Test Your Tomato IQ!

Saturday, June 25, 2011 | 0 comments »

By Elizabeth Brion

It's summertime! For people like me, there's no need to look for an upside—it's all good news. But even if you hate the heat and sunshine makes you snappish, surely you're at least a little optimistic about the season's glorious tomato crop. Friends have waxed rhapsodic about the joy of heading out into the garden with a salt shaker and just chowing down; I'm a city mouse myself and never had that opportunity, but my lower-Manhattan roommates and I did once hold a BYOTAS party (Bring Your Own Tomatoes and Salt, obviously). I can't imagine why that trend never caught on. Let's find out how much you know about tomatoes.
  1. False: The largest tomato ever grown weighed nearly 5 pounds. The Guinness Book record-holder, grown by Gordon Graham of Oklahoma in 1986, actually weighed in at 7 pounds, 12 ounces.
  2. True: The tomato is a vegetable. You thought you had this one, right? In a twist on the twist to this story, the biologically-a-fruit tomato was ruled to be a vegetable by the U.S. Supreme Court in the case of Nix v. Hedden, 1893. I'm not 100 percent sure about this, but I believe that as a U.S. citizen I am required to abide by that ruling in all public correspondence.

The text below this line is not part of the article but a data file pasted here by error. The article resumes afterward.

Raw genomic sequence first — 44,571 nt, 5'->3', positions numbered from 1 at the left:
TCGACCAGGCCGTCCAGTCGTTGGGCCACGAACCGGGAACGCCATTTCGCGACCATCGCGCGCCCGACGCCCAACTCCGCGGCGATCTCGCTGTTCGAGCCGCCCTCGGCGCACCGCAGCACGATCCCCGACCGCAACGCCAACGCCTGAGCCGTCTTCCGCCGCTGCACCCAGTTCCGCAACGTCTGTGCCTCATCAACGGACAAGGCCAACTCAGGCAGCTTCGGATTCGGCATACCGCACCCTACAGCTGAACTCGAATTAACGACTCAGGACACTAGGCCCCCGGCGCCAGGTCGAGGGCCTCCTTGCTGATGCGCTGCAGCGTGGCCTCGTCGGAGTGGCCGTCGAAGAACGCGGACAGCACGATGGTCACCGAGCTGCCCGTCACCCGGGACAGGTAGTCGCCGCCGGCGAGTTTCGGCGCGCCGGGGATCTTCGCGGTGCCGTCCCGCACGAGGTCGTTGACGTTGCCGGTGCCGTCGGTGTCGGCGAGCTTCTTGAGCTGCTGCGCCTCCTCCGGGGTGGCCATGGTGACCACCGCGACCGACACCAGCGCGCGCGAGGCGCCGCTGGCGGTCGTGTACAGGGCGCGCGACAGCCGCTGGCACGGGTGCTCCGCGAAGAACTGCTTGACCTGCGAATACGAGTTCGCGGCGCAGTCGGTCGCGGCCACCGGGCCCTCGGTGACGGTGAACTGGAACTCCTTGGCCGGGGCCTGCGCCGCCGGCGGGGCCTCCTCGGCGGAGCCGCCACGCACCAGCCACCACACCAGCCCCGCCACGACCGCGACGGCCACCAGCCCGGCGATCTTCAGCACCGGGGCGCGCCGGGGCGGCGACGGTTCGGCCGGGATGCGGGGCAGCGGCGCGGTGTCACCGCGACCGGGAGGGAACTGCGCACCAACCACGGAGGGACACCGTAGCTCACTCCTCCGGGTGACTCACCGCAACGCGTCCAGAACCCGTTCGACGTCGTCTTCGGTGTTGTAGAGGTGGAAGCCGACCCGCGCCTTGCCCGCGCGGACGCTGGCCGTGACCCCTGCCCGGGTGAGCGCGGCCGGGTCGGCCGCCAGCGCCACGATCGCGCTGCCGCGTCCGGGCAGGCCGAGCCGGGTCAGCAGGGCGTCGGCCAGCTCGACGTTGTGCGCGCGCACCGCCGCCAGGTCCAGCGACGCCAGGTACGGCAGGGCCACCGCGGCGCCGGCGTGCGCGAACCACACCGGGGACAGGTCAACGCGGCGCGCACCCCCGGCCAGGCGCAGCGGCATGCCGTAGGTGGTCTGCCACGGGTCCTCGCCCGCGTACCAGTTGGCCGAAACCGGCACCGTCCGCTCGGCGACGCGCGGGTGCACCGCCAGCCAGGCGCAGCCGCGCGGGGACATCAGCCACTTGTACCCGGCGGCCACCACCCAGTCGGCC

3. False: The tomato loses much of its nutritional value when cooked. While this is true for many foods, the tomato's nutritional value actually increases significantly—specifically, the level of the crucial antioxidant lycopene. Lycopene is fat soluble, so cooking the tomatoes with some oil will increase the nutrient's bioavailability. Don't you love when the healthiest option is also a fun option?
  4. False: The scientific name of the tomato translates to "apple of love." Close—that's its Italian name, pomodoro. Its scientific name, lycopersicum, translates to "wolf peach." Which is such a cool name I'm not sure why we don't just call it that. Want to start?
  5. True: Tomatoes were once considered poisonous. Like the rest of the nightshade family, tomatoes had a bad reputation—some other nightshades came by that rep honestly, but the tomato just has a teensy bit of poison and clearly wants to serve humankind honorably. In 1820, a gentleman named Robert Gibbon Johnson decided he'd had enough of our nonsense and stood on the courthouse steps of Salem, NJ, eating tomato after tomato without dying until the townspeople had to admit it was safe. And he did this without even the faintest possibility of YouTube® stardom. That's dedication.